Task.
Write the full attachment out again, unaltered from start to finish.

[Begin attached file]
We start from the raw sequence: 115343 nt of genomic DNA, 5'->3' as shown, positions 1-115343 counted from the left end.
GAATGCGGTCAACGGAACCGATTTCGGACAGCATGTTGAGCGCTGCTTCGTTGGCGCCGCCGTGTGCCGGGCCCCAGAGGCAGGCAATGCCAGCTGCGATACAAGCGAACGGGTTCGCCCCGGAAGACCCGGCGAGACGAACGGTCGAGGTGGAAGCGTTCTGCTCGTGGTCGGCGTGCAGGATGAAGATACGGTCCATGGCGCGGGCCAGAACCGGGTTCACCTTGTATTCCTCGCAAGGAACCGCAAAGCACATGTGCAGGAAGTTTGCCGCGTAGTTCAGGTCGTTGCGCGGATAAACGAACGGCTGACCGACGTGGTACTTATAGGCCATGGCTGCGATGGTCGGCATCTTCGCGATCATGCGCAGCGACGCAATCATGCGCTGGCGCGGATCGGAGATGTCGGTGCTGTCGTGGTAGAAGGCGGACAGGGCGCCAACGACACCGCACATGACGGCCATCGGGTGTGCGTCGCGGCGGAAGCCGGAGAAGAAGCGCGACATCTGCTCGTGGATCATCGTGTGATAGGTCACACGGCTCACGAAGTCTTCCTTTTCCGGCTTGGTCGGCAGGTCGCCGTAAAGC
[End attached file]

We start from the raw sequence: 115343 nt of genomic DNA, 5'->3' as shown, positions 1-115343 counted from the left end.
GAATGCGGTCAACGGAACCGATTTCGGACAGCATGTTGAGCGCTGCTTCGTTGGCGCCGCCGTGTGCCGGGCCCCAGAGGCAGGCAATGCCAGCTGCGATACAAGCGAACGGGTTCGCCCCGGAAGACCCGGCGAGACGAACGGTCGAGGTGGAAGCGTTCTGCTCGTGGTCGGCGTGCAGGATGAAGATACGGTCCATGGCGCGGGCCAGAACCGGGTTCACCTTGTATTCCTCGCAAGGAACCGCAAAGCACATGTGCAGGAAGTTTGCCGCGTAGTTCAGGTCGTTGCGCGGATAAACGAACGGCTGACCGACGTGGTACTTATAGGCCATGGCTGCGATGGTCGGCATCTTCGCGATCATGCGCAGCGACGCAATCATGCGCTGGCGCGGATCGGAGATGTCGGTGCTGTCGTGGTAGAAGGCGGACAGGGCGCCAACGACACCGCACATGACGGCCATCGGGTGTGCGTCGCGGCGGAAGCCGGAGAAGAAGCGCGACATCTGCTCGTGGATCATCGTGTGATAGGTCACACGGCTCACGAAGTCTTCCTTTTCCGGCTTGGTCGGCAGGTCGCCGTAAAGC